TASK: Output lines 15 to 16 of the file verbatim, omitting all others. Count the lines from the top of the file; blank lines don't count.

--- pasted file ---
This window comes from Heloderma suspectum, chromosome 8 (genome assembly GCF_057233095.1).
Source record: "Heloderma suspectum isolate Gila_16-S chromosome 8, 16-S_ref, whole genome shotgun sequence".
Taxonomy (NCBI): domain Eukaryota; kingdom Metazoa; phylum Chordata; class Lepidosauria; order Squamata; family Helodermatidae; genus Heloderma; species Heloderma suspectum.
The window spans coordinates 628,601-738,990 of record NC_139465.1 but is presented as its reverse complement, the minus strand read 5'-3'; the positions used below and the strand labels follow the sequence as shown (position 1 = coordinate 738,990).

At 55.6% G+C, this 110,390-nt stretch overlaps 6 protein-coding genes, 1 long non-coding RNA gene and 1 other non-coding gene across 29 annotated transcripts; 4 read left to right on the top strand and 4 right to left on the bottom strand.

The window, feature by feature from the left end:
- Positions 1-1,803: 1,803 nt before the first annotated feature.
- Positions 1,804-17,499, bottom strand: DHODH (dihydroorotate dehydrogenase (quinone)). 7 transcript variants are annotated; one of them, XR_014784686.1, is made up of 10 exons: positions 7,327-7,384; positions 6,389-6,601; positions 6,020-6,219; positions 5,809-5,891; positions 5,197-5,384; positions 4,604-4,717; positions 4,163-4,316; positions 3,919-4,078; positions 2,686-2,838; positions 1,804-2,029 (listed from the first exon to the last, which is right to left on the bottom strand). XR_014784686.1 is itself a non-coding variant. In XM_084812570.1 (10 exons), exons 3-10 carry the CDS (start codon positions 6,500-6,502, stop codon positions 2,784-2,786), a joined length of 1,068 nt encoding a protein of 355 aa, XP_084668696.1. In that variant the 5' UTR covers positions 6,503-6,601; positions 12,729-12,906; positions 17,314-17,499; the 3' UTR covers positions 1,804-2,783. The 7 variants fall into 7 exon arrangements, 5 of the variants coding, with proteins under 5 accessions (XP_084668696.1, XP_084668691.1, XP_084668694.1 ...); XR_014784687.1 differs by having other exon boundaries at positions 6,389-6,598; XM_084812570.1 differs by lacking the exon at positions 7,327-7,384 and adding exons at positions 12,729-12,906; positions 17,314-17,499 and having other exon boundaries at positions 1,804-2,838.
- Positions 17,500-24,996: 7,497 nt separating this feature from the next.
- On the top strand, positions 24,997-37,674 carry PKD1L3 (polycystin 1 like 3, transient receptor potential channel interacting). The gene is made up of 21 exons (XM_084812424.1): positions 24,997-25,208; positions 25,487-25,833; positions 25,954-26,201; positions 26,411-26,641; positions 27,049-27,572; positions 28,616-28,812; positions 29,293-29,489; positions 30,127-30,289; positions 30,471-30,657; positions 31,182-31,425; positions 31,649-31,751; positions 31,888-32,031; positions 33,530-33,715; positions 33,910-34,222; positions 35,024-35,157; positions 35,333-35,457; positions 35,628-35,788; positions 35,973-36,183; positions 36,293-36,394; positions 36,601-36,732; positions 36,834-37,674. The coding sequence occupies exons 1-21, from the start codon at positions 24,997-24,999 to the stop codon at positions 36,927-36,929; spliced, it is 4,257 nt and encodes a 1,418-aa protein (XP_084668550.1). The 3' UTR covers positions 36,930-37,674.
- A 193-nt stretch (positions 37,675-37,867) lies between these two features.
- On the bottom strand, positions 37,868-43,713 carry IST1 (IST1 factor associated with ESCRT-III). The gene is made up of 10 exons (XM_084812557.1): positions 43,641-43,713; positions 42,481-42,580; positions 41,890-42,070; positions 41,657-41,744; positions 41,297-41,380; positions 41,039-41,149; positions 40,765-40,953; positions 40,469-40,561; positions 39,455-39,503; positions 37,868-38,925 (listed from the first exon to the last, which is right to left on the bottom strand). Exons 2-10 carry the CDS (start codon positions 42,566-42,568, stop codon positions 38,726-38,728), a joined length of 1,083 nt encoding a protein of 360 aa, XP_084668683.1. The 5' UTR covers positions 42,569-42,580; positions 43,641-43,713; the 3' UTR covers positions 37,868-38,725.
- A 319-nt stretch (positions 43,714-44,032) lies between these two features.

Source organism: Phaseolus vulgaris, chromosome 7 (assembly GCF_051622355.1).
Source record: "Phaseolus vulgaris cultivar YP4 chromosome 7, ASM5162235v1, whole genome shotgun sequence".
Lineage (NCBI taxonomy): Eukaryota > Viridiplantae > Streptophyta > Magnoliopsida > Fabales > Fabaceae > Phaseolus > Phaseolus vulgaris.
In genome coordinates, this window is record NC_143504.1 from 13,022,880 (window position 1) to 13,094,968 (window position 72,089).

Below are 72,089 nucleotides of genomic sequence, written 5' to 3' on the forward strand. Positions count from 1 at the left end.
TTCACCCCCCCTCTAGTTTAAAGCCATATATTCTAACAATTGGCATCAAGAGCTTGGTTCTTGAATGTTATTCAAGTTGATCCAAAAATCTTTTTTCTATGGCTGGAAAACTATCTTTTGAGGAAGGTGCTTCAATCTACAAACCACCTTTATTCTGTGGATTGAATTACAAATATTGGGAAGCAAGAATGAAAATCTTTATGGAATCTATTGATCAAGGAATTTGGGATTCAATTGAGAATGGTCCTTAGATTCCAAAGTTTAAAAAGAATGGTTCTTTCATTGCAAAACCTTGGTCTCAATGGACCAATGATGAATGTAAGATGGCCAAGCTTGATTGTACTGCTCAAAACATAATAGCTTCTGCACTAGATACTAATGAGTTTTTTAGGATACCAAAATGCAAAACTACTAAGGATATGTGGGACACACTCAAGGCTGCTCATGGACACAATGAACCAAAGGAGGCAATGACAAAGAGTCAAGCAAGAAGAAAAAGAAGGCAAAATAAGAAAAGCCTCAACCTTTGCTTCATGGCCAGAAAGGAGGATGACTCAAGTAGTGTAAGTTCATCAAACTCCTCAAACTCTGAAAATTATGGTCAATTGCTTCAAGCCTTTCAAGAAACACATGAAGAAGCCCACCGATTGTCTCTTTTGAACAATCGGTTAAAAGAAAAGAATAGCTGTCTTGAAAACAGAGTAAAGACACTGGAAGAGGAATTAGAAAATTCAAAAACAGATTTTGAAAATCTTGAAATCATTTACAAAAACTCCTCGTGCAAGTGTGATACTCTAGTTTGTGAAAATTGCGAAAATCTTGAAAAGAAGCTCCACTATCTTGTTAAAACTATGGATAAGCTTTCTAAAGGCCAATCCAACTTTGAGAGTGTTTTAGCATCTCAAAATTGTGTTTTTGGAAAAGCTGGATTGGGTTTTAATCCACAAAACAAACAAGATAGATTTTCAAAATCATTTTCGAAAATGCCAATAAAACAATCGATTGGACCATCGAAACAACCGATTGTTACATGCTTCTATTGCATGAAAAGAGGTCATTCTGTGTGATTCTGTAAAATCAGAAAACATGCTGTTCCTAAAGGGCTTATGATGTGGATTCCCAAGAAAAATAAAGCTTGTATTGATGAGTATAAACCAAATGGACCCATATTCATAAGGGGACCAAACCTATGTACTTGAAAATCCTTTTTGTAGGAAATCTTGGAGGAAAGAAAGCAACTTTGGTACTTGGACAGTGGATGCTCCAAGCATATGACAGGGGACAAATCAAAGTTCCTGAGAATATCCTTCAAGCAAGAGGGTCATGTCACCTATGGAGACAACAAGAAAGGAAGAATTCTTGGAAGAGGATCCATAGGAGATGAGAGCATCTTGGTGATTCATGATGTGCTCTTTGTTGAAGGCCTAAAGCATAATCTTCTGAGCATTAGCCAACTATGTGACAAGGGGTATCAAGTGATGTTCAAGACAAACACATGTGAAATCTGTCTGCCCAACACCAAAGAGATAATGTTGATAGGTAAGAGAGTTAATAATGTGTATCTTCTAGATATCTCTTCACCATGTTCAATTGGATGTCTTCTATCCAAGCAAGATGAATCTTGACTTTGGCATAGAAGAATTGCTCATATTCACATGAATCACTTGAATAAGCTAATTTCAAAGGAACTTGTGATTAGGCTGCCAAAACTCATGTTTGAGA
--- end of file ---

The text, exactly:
Source record: "Phaseolus vulgaris cultivar YP4 chromosome 7, ASM5162235v1, whole genome shotgun sequence".
Lineage (NCBI taxonomy): Eukaryota > Viridiplantae > Streptophyta > Magnoliopsida > Fabales > Fabaceae > Phaseolus > Phaseolus vulgaris.